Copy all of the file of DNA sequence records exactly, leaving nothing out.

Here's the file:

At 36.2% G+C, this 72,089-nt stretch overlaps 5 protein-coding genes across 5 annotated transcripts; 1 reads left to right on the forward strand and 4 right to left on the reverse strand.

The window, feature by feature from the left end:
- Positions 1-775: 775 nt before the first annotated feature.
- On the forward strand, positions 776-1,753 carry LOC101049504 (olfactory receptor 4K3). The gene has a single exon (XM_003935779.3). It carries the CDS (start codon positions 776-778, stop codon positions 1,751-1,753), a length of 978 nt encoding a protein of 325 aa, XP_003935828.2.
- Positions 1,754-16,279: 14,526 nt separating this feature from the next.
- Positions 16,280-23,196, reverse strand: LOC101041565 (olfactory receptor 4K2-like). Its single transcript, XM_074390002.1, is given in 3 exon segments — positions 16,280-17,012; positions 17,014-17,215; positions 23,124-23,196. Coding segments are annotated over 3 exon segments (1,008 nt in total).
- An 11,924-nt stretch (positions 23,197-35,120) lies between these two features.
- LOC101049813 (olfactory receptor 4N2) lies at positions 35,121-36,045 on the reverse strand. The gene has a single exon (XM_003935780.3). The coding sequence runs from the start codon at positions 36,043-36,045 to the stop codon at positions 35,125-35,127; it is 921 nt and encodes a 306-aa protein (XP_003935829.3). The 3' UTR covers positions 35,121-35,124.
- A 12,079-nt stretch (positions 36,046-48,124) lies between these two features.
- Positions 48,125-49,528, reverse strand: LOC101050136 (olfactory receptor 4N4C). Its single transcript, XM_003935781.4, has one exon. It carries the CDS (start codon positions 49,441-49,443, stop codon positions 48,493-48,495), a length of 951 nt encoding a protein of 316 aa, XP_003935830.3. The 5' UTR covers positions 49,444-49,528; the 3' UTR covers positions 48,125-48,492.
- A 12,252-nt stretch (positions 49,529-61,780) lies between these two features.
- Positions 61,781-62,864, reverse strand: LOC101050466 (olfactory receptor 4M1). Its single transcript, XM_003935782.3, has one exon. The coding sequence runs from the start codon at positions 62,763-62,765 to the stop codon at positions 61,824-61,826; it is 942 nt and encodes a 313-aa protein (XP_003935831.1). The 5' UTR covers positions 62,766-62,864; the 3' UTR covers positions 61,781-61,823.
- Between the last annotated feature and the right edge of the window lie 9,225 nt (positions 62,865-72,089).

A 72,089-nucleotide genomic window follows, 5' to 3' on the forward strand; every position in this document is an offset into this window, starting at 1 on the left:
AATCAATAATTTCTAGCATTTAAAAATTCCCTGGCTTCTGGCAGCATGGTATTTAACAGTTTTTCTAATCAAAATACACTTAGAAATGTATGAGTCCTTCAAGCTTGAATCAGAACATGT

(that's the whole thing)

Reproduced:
At 36.2% G+C, this 72,089-nt stretch overlaps 5 protein-coding genes across 5 annotated transcripts; 1 reads left to right on the forward strand and 4 right to left on the reverse strand.

The window, feature by feature from the left end:
- Positions 1-775: 775 nt before the first annotated feature.
- On the forward strand, positions 776-1,753 carry LOC101049504 (olfactory receptor 4K3). The gene has a single exon (XM_003935779.3). It carries the CDS (start codon positions 776-778, stop codon positions 1,751-1,753), a length of 978 nt encoding a protein of 325 aa, XP_003935828.2.
- Positions 1,754-16,279: 14,526 nt separating this feature from the next.
- Positions 16,280-23,196, reverse strand: LOC101041565 (olfactory receptor 4K2-like). Its single transcript, XM_074390002.1, is given in 3 exon segments — positions 16,280-17,012; positions 17,014-17,215; positions 23,124-23,196. Coding segments are annotated over 3 exon segments (1,008 nt in total).
- An 11,924-nt stretch (positions 23,197-35,120) lies between these two features.
- LOC101049813 (olfactory receptor 4N2) lies at positions 35,121-36,045 on the reverse strand. The gene has a single exon (XM_003935780.3). The coding sequence runs from the start codon at positions 36,043-36,045 to the stop codon at positions 35,125-35,127; it is 921 nt and encodes a 306-aa protein (XP_003935829.3). The 3' UTR covers positions 35,121-35,124.
- A 12,079-nt stretch (positions 36,046-48,124) lies between these two features.
- Positions 48,125-49,528, reverse strand: LOC101050136 (olfactory receptor 4N4C). Its single transcript, XM_003935781.4, has one exon. It carries the CDS (start codon positions 49,441-49,443, stop codon positions 48,493-48,495), a length of 951 nt encoding a protein of 316 aa, XP_003935830.3. The 5' UTR covers positions 49,444-49,528; the 3' UTR covers positions 48,125-48,492.
- A 12,252-nt stretch (positions 49,529-61,780) lies between these two features.
- Positions 61,781-62,864, reverse strand: LOC101050466 (olfactory receptor 4M1). Its single transcript, XM_003935782.3, has one exon. The coding sequence runs from the start codon at positions 62,763-62,765 to the stop codon at positions 61,824-61,826; it is 942 nt and encodes a 313-aa protein (XP_003935831.1). The 5' UTR covers positions 62,766-62,864; the 3' UTR covers positions 61,781-61,823.
- Between the last annotated feature and the right edge of the window lie 9,225 nt (positions 62,865-72,089).

A 72,089-nucleotide genomic window follows, 5' to 3' on the forward strand; every position in this document is an offset into this window, starting at 1 on the left:
AATCAATAATTTCTAGCATTTAAAAATTCCCTGGCTTCTGGCAGCATGGTATTTAACAGTTTTTCTAATCAAAATACACTTAGAAATGTATGAGTCCTTCAAGCTTGAATCAGAACATGT